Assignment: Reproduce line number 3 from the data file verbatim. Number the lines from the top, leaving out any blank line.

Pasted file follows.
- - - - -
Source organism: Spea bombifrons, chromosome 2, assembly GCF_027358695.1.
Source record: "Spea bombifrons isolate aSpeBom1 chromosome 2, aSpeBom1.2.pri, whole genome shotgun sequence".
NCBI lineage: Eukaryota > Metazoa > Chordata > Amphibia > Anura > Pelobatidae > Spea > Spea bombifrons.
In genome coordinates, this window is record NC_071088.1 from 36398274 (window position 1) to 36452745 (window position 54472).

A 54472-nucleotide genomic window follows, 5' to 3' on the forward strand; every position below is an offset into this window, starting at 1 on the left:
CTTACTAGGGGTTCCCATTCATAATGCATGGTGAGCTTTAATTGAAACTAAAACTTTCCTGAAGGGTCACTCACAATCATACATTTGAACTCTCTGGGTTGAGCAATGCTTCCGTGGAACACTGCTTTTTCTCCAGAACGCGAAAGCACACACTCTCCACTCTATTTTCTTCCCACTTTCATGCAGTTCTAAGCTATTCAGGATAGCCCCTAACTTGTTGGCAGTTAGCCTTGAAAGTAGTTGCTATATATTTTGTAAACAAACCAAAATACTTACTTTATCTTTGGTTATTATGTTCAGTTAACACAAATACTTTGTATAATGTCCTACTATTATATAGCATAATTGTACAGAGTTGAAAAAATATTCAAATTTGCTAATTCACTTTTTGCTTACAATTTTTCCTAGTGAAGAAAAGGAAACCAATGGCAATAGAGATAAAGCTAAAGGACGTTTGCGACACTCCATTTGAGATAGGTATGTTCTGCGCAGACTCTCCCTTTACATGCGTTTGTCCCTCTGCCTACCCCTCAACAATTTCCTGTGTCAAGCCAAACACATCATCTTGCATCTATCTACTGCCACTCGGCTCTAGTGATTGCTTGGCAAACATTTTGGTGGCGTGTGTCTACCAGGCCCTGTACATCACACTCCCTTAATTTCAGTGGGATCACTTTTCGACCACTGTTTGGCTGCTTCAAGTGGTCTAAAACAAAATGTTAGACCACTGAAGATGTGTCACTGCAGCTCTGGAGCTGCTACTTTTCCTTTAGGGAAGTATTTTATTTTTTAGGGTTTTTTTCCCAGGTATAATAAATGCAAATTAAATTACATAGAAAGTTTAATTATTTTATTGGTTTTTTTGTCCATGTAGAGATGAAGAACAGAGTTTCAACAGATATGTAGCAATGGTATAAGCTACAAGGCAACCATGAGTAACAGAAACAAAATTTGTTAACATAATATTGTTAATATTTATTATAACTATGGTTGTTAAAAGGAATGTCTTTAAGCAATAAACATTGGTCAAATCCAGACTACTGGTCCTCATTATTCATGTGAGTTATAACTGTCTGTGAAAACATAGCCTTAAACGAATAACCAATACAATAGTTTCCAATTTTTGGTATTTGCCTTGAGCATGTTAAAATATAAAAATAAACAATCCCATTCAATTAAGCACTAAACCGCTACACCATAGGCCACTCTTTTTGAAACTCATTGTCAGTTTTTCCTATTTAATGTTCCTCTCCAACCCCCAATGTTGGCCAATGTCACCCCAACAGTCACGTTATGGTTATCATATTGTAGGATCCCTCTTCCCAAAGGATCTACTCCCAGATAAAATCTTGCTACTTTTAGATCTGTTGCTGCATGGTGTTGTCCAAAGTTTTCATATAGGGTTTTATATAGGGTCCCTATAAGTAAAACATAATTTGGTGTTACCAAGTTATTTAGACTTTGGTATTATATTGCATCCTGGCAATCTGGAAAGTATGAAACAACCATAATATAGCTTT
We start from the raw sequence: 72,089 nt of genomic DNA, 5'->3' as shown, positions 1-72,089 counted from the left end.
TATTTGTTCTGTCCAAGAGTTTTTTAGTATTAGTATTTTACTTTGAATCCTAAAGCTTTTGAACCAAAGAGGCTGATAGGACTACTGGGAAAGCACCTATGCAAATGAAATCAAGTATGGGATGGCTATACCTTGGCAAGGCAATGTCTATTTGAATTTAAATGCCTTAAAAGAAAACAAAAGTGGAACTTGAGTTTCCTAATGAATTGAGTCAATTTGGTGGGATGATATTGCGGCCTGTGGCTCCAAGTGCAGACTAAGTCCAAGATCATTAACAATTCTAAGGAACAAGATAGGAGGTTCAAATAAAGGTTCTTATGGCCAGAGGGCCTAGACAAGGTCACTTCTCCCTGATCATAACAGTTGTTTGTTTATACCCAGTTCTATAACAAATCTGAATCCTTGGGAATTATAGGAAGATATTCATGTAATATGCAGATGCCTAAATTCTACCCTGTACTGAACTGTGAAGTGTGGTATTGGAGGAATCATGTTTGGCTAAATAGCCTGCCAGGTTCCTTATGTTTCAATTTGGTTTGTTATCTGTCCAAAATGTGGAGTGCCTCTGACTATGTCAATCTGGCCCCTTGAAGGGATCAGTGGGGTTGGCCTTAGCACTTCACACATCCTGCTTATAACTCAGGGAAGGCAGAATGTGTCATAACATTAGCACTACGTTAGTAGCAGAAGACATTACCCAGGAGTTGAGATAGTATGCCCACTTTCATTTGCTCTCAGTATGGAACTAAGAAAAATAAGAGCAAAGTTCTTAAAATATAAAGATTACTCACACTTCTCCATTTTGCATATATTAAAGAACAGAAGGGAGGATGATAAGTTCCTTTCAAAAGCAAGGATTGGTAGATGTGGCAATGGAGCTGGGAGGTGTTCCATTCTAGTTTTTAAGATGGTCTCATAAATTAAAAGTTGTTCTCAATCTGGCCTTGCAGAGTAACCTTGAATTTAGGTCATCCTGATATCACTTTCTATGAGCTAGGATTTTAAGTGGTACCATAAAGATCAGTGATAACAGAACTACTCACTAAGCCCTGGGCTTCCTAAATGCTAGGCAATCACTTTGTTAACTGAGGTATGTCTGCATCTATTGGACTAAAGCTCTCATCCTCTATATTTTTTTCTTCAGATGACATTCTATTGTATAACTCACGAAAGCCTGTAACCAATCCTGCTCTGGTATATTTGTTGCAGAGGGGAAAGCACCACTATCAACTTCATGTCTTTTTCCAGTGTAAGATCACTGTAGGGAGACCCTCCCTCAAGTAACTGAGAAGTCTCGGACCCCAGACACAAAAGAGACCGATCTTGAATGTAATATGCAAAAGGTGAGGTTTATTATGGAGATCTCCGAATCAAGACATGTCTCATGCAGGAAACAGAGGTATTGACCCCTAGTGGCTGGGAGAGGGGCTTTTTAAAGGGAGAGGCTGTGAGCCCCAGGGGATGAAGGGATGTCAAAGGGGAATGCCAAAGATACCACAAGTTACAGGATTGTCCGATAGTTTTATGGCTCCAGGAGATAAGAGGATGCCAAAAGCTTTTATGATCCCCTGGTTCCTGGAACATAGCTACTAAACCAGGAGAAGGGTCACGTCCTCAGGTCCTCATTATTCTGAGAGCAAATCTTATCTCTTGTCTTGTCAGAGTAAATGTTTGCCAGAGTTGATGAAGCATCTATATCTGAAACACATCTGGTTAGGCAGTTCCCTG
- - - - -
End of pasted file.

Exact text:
NCBI lineage: Eukaryota > Metazoa > Chordata > Amphibia > Anura > Pelobatidae > Spea > Spea bombifrons.